Your breasts could feel huge and may be leaking small amounts of yellowish colostrum. This is early milk that's rich in antibodies and will help to protect your baby from diseases if you choose to breastfeed.

If your breasts are sore, then it may help to wear a light bra at night and a more supportive bra during the day.

You should sleep on your side. Evidence shows that it's best for the baby, as it helps the blood flow to the placenta. You're also less likely to get backache.

Your signs of pregnancy could also include:

You may also experience symptoms from earlier weeks, such as:

Read Tommy's guide to common pregnancy symptoms.

What does my baby look like?

Your baby, or foetus, is around 45cm long from head to heel. That's approximately the size of a cantaloupe melon.

Your baby is curled up inside your uterus (womb), with their little legs bent up towards the chest.

There's not a lot of space in there, but you should still feel your baby shifting around and see your bump change shape too.

If you've got a little boy in there, then his testicles will be descending from his abdomen into his scrotum.

When he's born, his genitals may look quite enlarged. This is swelling caused by extra fluid or a late rush of hormones – it goes down after a few days.

Composite. One side shows a foetus attached to the placenta by the umbilical cord. The foetus is recognisable as a baby. Other side shows a person holding a cantaloupe melon in 2 hands.
Your baby is about the size of a cantaloupe melon.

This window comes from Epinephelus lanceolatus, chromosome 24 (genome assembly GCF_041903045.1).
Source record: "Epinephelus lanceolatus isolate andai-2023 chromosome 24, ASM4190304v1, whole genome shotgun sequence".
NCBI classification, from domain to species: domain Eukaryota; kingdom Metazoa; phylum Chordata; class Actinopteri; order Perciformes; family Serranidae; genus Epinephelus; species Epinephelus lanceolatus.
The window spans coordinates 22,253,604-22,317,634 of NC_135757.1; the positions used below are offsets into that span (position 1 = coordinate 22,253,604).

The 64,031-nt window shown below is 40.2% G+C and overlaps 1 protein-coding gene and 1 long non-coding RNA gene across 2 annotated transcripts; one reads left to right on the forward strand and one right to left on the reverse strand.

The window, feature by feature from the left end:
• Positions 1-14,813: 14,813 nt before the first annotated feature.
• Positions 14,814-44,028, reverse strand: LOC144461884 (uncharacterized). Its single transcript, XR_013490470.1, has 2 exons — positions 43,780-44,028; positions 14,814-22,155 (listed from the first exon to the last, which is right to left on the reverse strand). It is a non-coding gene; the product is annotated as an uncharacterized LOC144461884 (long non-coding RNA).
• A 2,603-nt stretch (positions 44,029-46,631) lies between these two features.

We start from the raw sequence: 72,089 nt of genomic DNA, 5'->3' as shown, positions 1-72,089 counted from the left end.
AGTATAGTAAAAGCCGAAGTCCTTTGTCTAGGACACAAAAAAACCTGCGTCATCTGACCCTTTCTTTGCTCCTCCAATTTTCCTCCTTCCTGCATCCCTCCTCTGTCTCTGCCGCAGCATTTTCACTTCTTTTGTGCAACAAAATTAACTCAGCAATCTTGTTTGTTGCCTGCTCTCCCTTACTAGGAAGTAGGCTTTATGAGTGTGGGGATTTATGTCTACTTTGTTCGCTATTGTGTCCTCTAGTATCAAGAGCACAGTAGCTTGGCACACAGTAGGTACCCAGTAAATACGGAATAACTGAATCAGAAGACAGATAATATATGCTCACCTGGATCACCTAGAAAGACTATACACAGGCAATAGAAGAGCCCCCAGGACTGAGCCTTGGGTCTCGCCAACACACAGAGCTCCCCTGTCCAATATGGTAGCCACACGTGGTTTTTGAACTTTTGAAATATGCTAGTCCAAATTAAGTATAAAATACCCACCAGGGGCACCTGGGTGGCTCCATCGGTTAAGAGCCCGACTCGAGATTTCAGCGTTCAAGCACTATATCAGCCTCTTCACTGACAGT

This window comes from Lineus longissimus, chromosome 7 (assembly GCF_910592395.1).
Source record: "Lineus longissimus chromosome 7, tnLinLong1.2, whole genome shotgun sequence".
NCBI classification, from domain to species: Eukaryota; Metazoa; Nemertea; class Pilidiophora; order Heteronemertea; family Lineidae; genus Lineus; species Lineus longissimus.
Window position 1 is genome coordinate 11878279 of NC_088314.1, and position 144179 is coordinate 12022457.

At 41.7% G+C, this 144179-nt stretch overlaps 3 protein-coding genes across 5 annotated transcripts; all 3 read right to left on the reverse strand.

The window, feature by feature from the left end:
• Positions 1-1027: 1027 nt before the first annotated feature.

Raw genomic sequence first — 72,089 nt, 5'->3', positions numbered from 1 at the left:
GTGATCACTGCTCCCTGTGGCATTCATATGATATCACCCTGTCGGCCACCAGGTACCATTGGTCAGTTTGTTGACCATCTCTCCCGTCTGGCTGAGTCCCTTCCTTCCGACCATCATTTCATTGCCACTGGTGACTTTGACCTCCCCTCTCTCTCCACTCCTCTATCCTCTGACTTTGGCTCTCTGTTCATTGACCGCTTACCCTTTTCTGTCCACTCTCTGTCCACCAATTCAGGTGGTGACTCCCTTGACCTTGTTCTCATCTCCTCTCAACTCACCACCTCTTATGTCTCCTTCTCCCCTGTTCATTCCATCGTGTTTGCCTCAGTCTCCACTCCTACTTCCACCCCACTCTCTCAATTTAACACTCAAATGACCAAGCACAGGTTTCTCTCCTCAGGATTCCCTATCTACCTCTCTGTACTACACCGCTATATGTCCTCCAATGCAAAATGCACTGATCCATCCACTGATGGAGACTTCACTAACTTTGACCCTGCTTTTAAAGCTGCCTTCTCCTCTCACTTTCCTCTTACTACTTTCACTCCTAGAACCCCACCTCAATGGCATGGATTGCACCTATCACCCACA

Action stations

Read the National Institute for Health and Care Excellence (NICE) guidelines to antenatal care. If you’re not happy with any aspect of your care, then speak up, and tell your midwife or doctor.

This week you could also...

Talk to your work

You have maternity rights. You can ask for a risk assessment of your work place to ensure that you're working in a safe environment.

You should not be lifting heavy things and you may need extra breaks and somewhere to sit.

You can also attend antenatal appointments during paid work time.

Start doing pelvic floor exercises

It's a good time to tone up your pelvic floor muscles. Gentle exercises can help to prevent leakage when you laugh, sneeze or cough.

Get the muscles going by pretending that you're having a pee and then stopping midflow.

Visit Tommy's for more information on pelvic floor exercises.

Antenatal classes

Ask your midwife or doctor about online antenatal classes – they may be able to recommend one. The charity Tommy's has lots of useful information on antenatal classes and preparing you for birth.

Ask your partner if they would like to take part in the antenatal classes. Even if you've had children before, antenatal classes are still worth going to as you can meet other parents-to-be.

The NCT offers online antenatal classes with small groups of people that live locally to you.

Smoking, drinking and caffeine in pregnancy